Earlier this year on the presidential campaign trail, Senator Elizabeth Warren of Massachusetts laid out her higher education platform, including a student loan jubilee and free college. In the Medium article announcing her vision, she claimed that “the result [of rising college costs] is a huge student loan debt burden that’s crushing millions of families and acting as an anchor on our economy.”
Soon after, Senator Bernie Sanders of Vermont followed with a generous plan of his own, echoing the alarm conveyed by Warren. He explained: “[My plan] forgives all student debt and ends the absurdity of sentencing an entire generation to a lifetime of debt for the ‘crime’ of getting a college education.”
These presidential hopefuls are promising to spend trillions of taxpayer dollars to bail out a generation of young people drowning in debt. A worthy aim — if it were true.
The reality is that the underlying premise is entirely overblown. Millennials are facing plenty of difficulties, but a widespread student debt crisis isn’t one of them.
First, 66 percent of millennials have no student debt at all. That’s because they haven’t gone to college or because they managed to get through without having to borrow. Those who argue that student debt is crippling an entire generation completely overlook this fact.
Second, those who do have student debt tend to have modest burdens relative to their income. Typical four-year-degree graduates will borrow a total of $28,500. That can be paid back with monthly payments of less than $200, which is a relatively small share (4 percent) of the median monthly earnings for these graduates ($4,762).
Third, eye-catching six figures of student debt we often read about in the newspaper are surprisingly unusual. Only 6 percent of borrowers have more than $100,000 in debt. And they tend to be people who have high earning power thanks to a graduate or professional degree. That’s why default rates are lowest among borrowers with the highest levels of debt. It’s actually the borrowers with small balances who struggle the most with repayment because they’ve often dropped out of school and don’t have the extra earning power that comes with a degree.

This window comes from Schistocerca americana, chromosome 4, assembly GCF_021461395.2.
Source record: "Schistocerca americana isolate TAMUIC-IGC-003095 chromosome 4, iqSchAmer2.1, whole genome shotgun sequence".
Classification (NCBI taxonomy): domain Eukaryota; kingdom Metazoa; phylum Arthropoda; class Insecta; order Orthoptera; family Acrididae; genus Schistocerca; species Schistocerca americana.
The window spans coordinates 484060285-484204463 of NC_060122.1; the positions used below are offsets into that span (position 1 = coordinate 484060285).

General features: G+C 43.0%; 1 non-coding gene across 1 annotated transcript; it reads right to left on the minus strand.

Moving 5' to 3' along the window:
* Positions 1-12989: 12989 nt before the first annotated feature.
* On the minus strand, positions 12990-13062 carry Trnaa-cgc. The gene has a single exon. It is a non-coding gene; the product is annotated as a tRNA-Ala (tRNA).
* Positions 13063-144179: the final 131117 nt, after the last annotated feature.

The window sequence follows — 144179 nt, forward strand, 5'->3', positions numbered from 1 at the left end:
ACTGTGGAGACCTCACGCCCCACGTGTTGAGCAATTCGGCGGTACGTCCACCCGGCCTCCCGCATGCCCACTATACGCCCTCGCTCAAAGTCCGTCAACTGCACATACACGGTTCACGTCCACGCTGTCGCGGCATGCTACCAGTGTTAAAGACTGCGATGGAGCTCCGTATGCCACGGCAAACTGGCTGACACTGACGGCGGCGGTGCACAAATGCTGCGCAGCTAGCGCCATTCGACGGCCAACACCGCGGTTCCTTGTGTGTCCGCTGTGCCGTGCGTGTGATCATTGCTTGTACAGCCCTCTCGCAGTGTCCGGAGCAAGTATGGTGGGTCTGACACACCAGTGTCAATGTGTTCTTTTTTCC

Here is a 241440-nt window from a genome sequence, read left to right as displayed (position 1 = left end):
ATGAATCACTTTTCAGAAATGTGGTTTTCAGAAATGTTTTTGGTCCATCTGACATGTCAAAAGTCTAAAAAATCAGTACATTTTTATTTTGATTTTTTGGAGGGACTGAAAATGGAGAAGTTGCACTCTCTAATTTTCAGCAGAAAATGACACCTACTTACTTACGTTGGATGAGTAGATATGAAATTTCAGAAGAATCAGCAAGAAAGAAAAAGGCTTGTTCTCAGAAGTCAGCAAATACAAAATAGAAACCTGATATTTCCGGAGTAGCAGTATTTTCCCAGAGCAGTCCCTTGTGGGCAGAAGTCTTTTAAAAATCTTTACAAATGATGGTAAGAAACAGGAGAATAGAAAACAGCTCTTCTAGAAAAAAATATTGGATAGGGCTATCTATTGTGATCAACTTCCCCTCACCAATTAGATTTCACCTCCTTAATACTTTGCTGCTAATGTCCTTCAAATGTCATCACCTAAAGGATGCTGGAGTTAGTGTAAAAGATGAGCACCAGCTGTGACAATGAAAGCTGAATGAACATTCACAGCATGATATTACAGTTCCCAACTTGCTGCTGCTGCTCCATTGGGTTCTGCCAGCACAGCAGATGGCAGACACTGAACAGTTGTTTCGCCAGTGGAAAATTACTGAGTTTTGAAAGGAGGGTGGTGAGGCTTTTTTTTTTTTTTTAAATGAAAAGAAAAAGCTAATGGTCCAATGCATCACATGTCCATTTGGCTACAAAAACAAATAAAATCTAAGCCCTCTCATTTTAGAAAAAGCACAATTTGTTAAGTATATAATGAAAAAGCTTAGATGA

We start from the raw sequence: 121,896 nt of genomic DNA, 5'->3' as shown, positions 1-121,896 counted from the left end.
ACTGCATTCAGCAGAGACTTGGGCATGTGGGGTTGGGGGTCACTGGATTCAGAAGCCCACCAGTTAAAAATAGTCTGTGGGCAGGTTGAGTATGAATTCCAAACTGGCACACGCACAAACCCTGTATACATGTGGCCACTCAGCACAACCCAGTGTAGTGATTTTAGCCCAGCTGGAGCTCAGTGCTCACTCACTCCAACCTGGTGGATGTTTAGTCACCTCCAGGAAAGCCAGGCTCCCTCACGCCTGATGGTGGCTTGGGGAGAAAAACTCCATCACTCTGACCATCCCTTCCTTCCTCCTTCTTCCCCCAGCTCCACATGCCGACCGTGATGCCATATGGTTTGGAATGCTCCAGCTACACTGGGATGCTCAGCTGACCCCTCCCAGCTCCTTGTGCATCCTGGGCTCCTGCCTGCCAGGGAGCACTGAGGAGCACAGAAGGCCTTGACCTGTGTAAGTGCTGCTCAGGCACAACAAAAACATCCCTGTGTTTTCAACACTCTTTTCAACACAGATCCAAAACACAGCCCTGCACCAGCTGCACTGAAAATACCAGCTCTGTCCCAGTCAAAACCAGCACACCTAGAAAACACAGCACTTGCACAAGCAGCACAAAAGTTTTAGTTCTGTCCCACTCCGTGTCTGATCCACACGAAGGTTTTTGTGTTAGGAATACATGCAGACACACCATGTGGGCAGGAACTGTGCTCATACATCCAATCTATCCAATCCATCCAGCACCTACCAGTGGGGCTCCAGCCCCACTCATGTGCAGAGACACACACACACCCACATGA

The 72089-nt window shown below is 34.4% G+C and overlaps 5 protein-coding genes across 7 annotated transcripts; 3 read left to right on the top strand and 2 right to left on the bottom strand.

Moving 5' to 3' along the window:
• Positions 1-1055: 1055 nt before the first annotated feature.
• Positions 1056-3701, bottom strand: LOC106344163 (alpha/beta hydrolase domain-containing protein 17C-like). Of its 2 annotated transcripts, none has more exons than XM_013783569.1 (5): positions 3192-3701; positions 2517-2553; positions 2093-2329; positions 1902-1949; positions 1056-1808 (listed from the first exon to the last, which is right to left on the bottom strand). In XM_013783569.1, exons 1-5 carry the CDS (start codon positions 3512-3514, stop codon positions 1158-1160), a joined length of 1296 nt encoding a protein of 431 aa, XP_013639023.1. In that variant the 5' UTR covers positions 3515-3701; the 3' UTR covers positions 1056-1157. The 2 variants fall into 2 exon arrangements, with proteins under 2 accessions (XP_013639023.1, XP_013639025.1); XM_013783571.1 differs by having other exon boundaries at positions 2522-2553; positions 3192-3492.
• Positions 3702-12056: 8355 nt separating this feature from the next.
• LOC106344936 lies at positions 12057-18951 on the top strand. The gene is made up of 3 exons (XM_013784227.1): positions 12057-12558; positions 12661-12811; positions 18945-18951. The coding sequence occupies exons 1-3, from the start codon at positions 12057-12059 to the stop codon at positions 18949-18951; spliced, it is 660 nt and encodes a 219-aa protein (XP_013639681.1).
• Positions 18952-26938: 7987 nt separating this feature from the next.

Of course, not everyone with a high balance lands in a high-paying job. Perhaps these are the folks who need a bailout. But policy makers have already taken care of them with repayment plans that ensure affordable monthly payments and forgive debts that are ultimately unaffordable after 10 or 20 years.
Unfortunately, many borrowers aren’t aware that these options exist and will needlessly default on their loans. That’s one consequence of the overheated rhetoric on student debt: Borrowers who can’t afford their payments on the standard repayment plan wrongly believe they are stuck.
Policy makers should be realistic about the burden student loans are putting on our nation’s young people. Rather than the blunt approach of forgiving all student debt, they might explore innovative policies to address a very different set of challenges.
A smart platform for higher education would shore up the existing safety nets for student borrowers and ensure that borrowers know they exist and how to use them. Many of these programs are far too confusing, frustrating borrowers and keeping them from accessing the resources they need. Beyond educating borrowers about a convoluted system, we need to streamline our lending program. We should eliminate the variety of lending programs in operation today and replace them with a single loan program. Doing so will help students understand what they’re borrowing while they’re in school, which will help them make smart choices on where to enroll and how much to spend and will pressure schools to keep price in line with value.
Most millennials aren’t drowning in student debt — but some are. Rather than rationalize tremendous expenditures of taxpayer dollars on politically popular policies like free college and student loan jubilees, our leaders should be focusing on those who truly need help. There’s plenty of work to be done.
Beth Akers is a senior fellow at the Manhattan Institute.